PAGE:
The Wrong Place to Start – Beginnings and Endings

When I set out to tell a story, I usually start at the beginning. I’ve come up with a seed, and I start writing there. That seed could be a character, a place or a situation, but it’s always something that gets me going strong – and the words surge onto the page.

I recently learned I may be doing it all wrong. Recently, at the Tony Hillerman Writer’s Conference in Santa Fe, I learned some new things from two different speakers. I learned what a beginning of a story must do, and I learned what the ending of a story must do. I also learned which one of those should be written first. And guess what – it’s not the beginning.

Screenwriter Kirk Ellis says that before you – the writer – begin to put a story down on paper, you must have two things firmly set in your head. The FIRST is what your ending is; the second is what your beginning is. His suggestion, to start thinking about your story with the ending, is intriguing. Ellis says that the writer needs to know where the character ends up before he even begins to tell the story.

For those writers who sit down to write with no story in mind and let the story tell itself, this suggestion can cause great anxiety. If you are like this – an organic writer – letting the words just flow – this goes against the grain. However, if you think it through, you will begin to understand that whether you put any of the words down or not, having an idea in your mind of how the main character(s) will change as the story unfolds can make writing your story a lot easier. You will know the state of the character at the beginning, and the state of the character at the end. This is known as the Character Arc. All that remains to figure out is how the character gets to the point of making that change, and how it happens.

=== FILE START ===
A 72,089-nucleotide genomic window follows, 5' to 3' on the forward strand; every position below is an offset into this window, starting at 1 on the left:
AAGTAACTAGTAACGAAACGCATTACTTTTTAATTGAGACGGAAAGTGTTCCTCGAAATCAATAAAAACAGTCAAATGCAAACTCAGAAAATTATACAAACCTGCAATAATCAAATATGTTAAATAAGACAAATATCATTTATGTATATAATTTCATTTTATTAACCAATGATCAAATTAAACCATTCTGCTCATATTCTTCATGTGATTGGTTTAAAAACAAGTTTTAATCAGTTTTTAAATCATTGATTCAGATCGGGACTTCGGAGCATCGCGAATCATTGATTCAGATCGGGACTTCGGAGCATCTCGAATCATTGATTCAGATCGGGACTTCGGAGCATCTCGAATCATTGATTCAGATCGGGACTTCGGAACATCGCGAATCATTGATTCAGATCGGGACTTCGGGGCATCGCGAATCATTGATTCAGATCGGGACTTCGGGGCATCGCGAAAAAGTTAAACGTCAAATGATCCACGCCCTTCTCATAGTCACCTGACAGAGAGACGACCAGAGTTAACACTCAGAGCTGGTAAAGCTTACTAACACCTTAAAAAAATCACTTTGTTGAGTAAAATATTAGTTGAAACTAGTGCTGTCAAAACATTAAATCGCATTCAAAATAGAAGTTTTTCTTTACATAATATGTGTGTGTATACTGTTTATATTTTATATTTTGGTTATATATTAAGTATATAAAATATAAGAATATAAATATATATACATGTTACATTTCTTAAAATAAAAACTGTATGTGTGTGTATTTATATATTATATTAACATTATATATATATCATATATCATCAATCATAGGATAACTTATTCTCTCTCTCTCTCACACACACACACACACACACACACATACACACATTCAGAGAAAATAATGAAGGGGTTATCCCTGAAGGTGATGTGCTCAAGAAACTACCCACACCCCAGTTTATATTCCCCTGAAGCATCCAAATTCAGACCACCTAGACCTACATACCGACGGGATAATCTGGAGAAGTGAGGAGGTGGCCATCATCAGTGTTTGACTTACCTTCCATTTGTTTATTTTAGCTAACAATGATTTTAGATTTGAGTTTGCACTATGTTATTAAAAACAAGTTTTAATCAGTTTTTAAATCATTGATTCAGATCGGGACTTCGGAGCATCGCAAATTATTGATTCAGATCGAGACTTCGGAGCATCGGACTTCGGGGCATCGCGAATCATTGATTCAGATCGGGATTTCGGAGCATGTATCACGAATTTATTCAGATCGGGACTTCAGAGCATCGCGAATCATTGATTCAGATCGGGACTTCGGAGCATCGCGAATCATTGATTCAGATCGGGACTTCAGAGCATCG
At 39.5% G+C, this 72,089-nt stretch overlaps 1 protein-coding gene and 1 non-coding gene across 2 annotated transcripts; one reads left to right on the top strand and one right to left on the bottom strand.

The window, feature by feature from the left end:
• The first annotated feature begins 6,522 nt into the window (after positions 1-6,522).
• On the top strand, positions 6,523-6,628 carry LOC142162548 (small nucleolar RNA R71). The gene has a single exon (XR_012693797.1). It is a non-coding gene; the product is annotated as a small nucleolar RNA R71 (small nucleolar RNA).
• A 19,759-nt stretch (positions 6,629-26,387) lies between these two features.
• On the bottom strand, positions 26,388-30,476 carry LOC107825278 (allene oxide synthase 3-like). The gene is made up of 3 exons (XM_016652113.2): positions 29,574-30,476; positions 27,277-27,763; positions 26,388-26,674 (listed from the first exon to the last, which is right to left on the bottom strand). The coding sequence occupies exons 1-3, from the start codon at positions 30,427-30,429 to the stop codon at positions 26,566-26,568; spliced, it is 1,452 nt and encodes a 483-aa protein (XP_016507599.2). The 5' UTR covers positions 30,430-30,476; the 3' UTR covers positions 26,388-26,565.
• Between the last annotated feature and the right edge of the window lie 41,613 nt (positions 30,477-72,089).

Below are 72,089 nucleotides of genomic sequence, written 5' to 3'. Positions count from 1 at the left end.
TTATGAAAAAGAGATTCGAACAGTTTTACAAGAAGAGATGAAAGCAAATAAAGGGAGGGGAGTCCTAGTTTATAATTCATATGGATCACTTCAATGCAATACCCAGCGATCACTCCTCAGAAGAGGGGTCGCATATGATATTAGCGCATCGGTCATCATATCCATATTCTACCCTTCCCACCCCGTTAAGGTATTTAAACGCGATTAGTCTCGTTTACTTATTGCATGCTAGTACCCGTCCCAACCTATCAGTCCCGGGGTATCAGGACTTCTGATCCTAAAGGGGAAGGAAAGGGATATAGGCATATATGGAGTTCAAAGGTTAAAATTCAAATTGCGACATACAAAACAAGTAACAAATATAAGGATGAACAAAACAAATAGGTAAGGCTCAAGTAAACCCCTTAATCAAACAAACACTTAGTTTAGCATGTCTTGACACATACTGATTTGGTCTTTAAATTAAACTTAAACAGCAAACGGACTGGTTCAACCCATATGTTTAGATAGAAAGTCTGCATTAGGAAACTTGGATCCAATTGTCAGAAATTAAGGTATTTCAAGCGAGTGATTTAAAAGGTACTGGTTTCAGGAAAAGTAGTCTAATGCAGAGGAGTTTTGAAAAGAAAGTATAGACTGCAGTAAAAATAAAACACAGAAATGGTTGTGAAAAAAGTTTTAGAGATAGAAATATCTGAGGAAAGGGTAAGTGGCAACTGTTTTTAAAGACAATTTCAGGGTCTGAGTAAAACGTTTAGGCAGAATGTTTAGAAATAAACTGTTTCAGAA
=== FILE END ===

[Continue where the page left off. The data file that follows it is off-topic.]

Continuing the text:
I believe it was Agatha Christie who used to write an entire mystery ‘in her mind’ before she put a single word down on paper. I am amazed by the idea that she  could remember all of the intricacies, the plot twists and turns, by the time she actually put pen to paper.

Ellis went on to say that its a good idea to work your story in a limited sphere, meaning a short time period, or limited locations. As a writer, you’ll still have plenty of opportunity to put in details to illuminate the character and the story/plot. This limited sphere should not limit your creativity.

So now you know where to begin your story – with the end. In future posts, I’ll share more about beginnings and endings.

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